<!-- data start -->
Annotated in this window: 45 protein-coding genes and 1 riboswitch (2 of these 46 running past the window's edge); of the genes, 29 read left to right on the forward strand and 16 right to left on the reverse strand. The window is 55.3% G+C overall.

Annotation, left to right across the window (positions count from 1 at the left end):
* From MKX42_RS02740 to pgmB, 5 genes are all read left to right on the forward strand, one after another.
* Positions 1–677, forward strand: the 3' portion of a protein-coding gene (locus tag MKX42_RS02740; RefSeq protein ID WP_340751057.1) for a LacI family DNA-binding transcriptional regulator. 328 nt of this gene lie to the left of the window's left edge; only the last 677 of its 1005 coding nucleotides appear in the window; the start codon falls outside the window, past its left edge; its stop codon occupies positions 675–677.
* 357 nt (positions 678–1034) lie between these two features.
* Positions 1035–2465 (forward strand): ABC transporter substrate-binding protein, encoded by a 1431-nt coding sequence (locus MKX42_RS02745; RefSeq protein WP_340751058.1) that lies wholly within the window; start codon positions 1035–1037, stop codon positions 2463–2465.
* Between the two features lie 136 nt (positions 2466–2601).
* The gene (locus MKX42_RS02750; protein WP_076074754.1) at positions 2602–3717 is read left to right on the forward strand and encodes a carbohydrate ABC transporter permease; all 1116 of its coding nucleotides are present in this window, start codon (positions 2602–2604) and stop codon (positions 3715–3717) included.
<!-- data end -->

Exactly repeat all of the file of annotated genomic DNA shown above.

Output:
Annotated in this window: 45 protein-coding genes and 1 riboswitch (2 of these 46 running past the window's edge); of the genes, 29 read left to right on the forward strand and 16 right to left on the reverse strand. The window is 55.3% G+C overall.

Annotation, left to right across the window (positions count from 1 at the left end):
* From MKX42_RS02740 to pgmB, 5 genes are all read left to right on the forward strand, one after another.
* Positions 1–677, forward strand: the 3' portion of a protein-coding gene (locus tag MKX42_RS02740; RefSeq protein ID WP_340751057.1) for a LacI family DNA-binding transcriptional regulator. 328 nt of this gene lie to the left of the window's left edge; only the last 677 of its 1005 coding nucleotides appear in the window; the start codon falls outside the window, past its left edge; its stop codon occupies positions 675–677.
* 357 nt (positions 678–1034) lie between these two features.
* Positions 1035–2465 (forward strand): ABC transporter substrate-binding protein, encoded by a 1431-nt coding sequence (locus MKX42_RS02745; RefSeq protein WP_340751058.1) that lies wholly within the window; start codon positions 1035–1037, stop codon positions 2463–2465.
* Between the two features lie 136 nt (positions 2466–2601).
* The gene (locus MKX42_RS02750; protein WP_076074754.1) at positions 2602–3717 is read left to right on the forward strand and encodes a carbohydrate ABC transporter permease; all 1116 of its coding nucleotides are present in this window, start codon (positions 2602–2604) and stop codon (positions 3715–3717) included.